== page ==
Corneal Cross Linking (CXL)
What Is Corneal Cross Linking (CXL)?
Corneal cross linking (CXL) is a non-invasive procedure that acts to slow or halt the progression of keratoconus. Corneal collagen cross-linking may help preserve vision and halt the progress of keratoconus in the early stages. While the treatment will not correct vision or eliminate the need for glasses and/or contact lenses, it can help maintain the current vision and prevent the conditioning from worsening.
What do I expect from CXL?
A sterile riboflavin solution will be applied to the cornea for 30 minutes. The riboflavin drops are then allowed to saturate the cornea for another 30 minutes while being exposed to a careful dose of ultraviolet (UVA) light. The UVA light causes a chemical reaction with the riboflavin that create bonds to form in the collagen within the cornea to make it more resistant. Antibiotic eye drops or ointment are then applied to the eye. Some doctors will instill a bandage contact lens until the epithelial cells grow back, which may take 2-4 days. The procedure attempts to make the cornea stronger in hopes of preventing the condition from worsening and creating a spherical cornea.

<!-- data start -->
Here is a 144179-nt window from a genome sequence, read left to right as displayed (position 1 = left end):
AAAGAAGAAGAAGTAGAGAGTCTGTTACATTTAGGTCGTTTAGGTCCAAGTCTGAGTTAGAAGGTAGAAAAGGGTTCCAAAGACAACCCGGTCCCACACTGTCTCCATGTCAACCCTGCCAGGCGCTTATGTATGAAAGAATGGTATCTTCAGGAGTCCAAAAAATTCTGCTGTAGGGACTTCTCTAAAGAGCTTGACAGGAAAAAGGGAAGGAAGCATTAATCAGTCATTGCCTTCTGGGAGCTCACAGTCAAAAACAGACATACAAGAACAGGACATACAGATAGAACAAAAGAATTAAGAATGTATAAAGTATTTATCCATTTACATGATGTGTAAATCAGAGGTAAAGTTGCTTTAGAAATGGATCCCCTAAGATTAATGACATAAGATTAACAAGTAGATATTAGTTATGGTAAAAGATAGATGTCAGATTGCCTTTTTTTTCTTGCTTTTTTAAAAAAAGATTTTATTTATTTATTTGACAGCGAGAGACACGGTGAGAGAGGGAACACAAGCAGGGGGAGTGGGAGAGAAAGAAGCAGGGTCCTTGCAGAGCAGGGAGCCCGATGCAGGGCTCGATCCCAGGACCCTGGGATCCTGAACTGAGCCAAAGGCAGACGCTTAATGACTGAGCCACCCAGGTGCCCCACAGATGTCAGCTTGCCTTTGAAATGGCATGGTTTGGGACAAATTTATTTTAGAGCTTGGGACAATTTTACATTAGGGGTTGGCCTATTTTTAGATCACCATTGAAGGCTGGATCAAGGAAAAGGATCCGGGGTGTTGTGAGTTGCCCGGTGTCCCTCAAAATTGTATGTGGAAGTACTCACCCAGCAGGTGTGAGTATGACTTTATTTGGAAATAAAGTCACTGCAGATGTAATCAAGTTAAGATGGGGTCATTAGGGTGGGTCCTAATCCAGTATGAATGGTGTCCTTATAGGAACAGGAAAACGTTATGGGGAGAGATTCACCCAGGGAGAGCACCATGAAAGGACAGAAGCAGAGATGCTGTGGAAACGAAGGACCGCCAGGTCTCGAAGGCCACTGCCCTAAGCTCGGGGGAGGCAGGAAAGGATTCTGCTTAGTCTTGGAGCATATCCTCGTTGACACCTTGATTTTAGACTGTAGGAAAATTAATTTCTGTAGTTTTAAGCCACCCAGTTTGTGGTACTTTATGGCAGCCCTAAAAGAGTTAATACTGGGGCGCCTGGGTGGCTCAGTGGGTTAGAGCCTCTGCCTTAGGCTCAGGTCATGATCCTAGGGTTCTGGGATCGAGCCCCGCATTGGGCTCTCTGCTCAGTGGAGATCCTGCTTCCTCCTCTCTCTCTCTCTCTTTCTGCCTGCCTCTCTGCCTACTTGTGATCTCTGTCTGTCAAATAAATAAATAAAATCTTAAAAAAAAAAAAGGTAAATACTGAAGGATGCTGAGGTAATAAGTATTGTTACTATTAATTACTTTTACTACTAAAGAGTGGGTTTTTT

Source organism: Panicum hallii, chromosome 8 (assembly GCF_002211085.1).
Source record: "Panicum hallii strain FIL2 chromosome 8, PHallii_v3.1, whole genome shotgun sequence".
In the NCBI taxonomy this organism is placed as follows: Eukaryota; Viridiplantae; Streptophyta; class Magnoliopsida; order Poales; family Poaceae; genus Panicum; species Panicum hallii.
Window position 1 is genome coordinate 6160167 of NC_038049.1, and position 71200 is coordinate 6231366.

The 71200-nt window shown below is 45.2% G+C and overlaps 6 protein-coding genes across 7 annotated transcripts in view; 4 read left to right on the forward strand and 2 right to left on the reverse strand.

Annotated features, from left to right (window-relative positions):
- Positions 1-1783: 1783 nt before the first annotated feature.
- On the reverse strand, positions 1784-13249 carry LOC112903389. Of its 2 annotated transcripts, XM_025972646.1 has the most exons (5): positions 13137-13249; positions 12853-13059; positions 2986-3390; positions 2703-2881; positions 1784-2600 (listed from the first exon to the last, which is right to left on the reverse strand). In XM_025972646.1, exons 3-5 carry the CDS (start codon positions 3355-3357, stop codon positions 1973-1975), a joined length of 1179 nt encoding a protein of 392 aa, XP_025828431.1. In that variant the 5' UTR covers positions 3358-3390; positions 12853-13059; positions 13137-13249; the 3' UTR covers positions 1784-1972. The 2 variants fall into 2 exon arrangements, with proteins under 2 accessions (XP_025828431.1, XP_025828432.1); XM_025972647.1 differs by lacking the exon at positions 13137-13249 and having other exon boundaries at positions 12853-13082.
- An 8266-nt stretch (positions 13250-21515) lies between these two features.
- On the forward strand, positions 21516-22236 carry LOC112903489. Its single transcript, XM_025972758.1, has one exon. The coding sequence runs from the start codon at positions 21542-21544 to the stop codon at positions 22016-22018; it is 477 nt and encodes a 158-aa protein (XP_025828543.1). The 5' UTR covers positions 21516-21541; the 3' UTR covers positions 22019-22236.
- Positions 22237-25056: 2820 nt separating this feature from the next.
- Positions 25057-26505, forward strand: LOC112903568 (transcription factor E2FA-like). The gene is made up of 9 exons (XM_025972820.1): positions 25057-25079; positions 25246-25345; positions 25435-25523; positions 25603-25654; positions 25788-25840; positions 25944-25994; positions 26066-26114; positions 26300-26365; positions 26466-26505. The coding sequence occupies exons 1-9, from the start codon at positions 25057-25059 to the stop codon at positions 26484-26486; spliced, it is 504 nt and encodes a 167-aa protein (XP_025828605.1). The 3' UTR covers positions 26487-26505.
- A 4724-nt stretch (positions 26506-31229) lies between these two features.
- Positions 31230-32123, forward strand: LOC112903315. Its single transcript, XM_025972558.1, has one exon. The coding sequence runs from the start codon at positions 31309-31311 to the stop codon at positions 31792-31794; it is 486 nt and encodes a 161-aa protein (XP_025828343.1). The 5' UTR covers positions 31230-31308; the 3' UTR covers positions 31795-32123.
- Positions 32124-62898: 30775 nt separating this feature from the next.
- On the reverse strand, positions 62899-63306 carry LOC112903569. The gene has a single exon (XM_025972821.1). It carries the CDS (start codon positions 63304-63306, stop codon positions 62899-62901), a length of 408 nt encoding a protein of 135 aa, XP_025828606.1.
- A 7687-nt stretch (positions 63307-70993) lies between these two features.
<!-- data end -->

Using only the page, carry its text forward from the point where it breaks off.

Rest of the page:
A few days after undergoing corneal cross linking, you may have some mild corneal swelling. You may feel some minor irritation, burning or foreign body sensation until the cornea totally heals. Antibiotic drops are usually prescribed for a few days.
Over the next six months, Dr. Skouras will see you often to measure your vision (refraction) and perform measurements, such as corneal thickness measurements (pachymetry) or cornea mapping (corneal topography) until your cornea stabilizes.
Risks of CXL
Very few risks are associated with Corneal Cross Linking. Patients should expect some degree of light sensitivity and moderate discomfort as the cornea heals. There is a small risk of mild corneal haze which can initially blur vision. However, this usually resolves itself in time.